Next Jazz Legacy program announces inaugural group of seven awardees

Next Jazz Legacy has announced the first seven emerging women and non-binary awardees selected for the new program that aims to increase opportunities for underrepresented jazz musicians.

The three-year program launched by New Music USA and the Berklee Institute of Jazz and Gender Justice will invest in each of the seven recipients with financial support and personalized apprenticeships.

In those apprenticeships, the participants will each be paired with one of Esperanza Spalding, Lizz Wright, Marcus Miller, Mary Halvorson, Tia Fuller, Linda May Han Oh and Chris Potter.

Meanwhile, Wayne Shorter, Bobby McFerrin, Georgia Anne Muldrow, Brandon Ross, Bill Stewart, Kris Davis and Jen Shyu will also be part of the program as mentors.

“I am proud to be a part of Next Jazz Legacy, offering guidance and hands-on professional performance opportunities to gifted emerging artists,” said Linda May Han Oh. “I have been fortunate enough throughout my career to have worked with many outstanding bandleaders and mentors, from whom I have learned priceless lessons, through experiences with them on gigs and on the road. I am so glad to be a part of this, to contribute back by working with this next generation of musicians.”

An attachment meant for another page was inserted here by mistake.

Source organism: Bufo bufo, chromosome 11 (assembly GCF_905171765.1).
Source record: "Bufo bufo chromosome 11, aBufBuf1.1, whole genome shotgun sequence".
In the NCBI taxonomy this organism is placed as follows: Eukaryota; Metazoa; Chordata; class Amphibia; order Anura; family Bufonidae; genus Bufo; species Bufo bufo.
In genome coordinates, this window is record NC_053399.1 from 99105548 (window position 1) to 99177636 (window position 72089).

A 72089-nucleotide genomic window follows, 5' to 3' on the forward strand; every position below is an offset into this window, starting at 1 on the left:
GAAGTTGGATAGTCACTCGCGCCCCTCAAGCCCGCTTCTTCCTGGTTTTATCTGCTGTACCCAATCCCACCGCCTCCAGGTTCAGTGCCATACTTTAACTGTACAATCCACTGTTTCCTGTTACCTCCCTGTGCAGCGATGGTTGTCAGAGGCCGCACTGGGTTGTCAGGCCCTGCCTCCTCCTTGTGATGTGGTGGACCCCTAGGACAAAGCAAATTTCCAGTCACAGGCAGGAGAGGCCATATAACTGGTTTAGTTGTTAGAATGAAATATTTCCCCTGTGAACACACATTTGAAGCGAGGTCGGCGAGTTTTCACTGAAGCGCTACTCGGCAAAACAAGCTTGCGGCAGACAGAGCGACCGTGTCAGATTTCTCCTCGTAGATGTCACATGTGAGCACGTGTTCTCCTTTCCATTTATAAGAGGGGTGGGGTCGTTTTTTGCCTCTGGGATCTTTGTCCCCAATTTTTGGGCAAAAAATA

The inaugural group of awardees features drummer Ivanna Cuesta, vocalist and trombonist Lexi Hamner, guitarist Keyanna Hutchinson, pianist Alexis Lombre, pianist and organist Anastassiya Petrova, guitarist Loke Risberg and trombonist Kalia Vandever.

With gender and racial justice as guiding principles, Next Jazz Legacy chose the awardees chosen through an open-call process and a “meticulous, months-long” review process by a panel of jazz trailblazers including Cassandra Wilson, Nicole Mitchell, Ambrose Akinmusire, Sean Jones and Miguel Zenón, and chaired the program’s artistic director Terri Lyne Carrington.

“The rich legacy of jazz can only get better when we are inclusive,” said Carrington. “We are at a time in history where varying communities are having to rethink their social and political positions. This generation is demanding that we open our minds and hearts to consider a future with greater distance from the customs and standards of the past. As educators and mentors, it is our job to listen to them and work together to make needed change.”

The program will combine individual and group learning opportunities with a comprehensive support package designed to deliver deep impacts on every candidate’s career, along with a $10,000 grant for each participant.


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